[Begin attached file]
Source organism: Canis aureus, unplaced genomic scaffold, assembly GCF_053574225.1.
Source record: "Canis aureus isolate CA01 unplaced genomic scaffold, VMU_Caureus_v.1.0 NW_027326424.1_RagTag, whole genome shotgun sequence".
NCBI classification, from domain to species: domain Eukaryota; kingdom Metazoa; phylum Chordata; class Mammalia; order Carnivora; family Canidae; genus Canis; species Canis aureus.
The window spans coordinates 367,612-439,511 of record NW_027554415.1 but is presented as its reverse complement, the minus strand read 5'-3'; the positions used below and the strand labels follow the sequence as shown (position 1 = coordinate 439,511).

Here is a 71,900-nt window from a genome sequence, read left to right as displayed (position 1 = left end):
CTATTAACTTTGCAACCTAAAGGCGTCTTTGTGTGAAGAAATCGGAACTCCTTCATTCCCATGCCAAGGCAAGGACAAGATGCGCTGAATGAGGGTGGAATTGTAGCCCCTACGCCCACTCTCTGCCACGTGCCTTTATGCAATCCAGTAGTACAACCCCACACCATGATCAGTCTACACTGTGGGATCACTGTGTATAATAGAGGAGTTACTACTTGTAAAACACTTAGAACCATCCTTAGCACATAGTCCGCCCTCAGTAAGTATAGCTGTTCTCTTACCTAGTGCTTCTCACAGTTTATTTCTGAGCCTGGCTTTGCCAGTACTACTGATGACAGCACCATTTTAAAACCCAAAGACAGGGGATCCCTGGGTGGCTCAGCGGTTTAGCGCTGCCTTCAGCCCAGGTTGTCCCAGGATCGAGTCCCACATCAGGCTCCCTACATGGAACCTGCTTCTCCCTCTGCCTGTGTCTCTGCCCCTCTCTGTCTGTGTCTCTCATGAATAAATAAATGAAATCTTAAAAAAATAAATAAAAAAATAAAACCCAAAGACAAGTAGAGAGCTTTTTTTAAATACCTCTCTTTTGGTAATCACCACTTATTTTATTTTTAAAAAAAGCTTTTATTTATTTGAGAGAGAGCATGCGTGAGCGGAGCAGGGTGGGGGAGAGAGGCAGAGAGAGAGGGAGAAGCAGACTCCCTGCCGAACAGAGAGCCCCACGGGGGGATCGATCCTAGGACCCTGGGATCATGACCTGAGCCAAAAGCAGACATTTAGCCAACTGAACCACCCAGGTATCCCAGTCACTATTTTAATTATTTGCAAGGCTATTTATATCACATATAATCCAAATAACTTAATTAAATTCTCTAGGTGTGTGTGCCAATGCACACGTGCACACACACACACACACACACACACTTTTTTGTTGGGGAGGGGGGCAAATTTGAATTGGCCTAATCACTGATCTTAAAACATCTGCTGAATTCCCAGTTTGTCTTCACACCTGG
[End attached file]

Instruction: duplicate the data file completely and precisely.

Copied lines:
Source organism: Canis aureus, unplaced genomic scaffold, assembly GCF_053574225.1.
Source record: "Canis aureus isolate CA01 unplaced genomic scaffold, VMU_Caureus_v.1.0 NW_027326424.1_RagTag, whole genome shotgun sequence".
NCBI classification, from domain to species: domain Eukaryota; kingdom Metazoa; phylum Chordata; class Mammalia; order Carnivora; family Canidae; genus Canis; species Canis aureus.
The window spans coordinates 367,612-439,511 of record NW_027554415.1 but is presented as its reverse complement, the minus strand read 5'-3'; the positions used below and the strand labels follow the sequence as shown (position 1 = coordinate 439,511).

Here is a 71,900-nt window from a genome sequence, read left to right as displayed (position 1 = left end):
CTATTAACTTTGCAACCTAAAGGCGTCTTTGTGTGAAGAAATCGGAACTCCTTCATTCCCATGCCAAGGCAAGGACAAGATGCGCTGAATGAGGGTGGAATTGTAGCCCCTACGCCCACTCTCTGCCACGTGCCTTTATGCAATCCAGTAGTACAACCCCACACCATGATCAGTCTACACTGTGGGATCACTGTGTATAATAGAGGAGTTACTACTTGTAAAACACTTAGAACCATCCTTAGCACATAGTCCGCCCTCAGTAAGTATAGCTGTTCTCTTACCTAGTGCTTCTCACAGTTTATTTCTGAGCCTGGCTTTGCCAGTACTACTGATGACAGCACCATTTTAAAACCCAAAGACAGGGGATCCCTGGGTGGCTCAGCGGTTTAGCGCTGCCTTCAGCCCAGGTTGTCCCAGGATCGAGTCCCACATCAGGCTCCCTACATGGAACCTGCTTCTCCCTCTGCCTGTGTCTCTGCCCCTCTCTGTCTGTGTCTCTCATGAATAAATAAATGAAATCTTAAAAAAATAAATAAAAAAATAAAACCCAAAGACAAGTAGAGAGCTTTTTTTAAATACCTCTCTTTTGGTAATCACCACTTATTTTATTTTTAAAAAAAGCTTTTATTTATTTGAGAGAGAGCATGCGTGAGCGGAGCAGGGTGGGGGAGAGAGGCAGAGAGAGAGGGAGAAGCAGACTCCCTGCCGAACAGAGAGCCCCACGGGGGGATCGATCCTAGGACCCTGGGATCATGACCTGAGCCAAAAGCAGACATTTAGCCAACTGAACCACCCAGGTATCCCAGTCACTATTTTAATTATTTGCAAGGCTATTTATATCACATATAATCCAAATAACTTAATTAAATTCTCTAGGTGTGTGTGCCAATGCACACGTGCACACACACACACACACACACACACTTTTTTGTTGGGGAGGGGGGCAAATTTGAATTGGCCTAATCACTGATCTTAAAACATCTGCTGAATTCCCAGTTTGTCTTCACACCTGG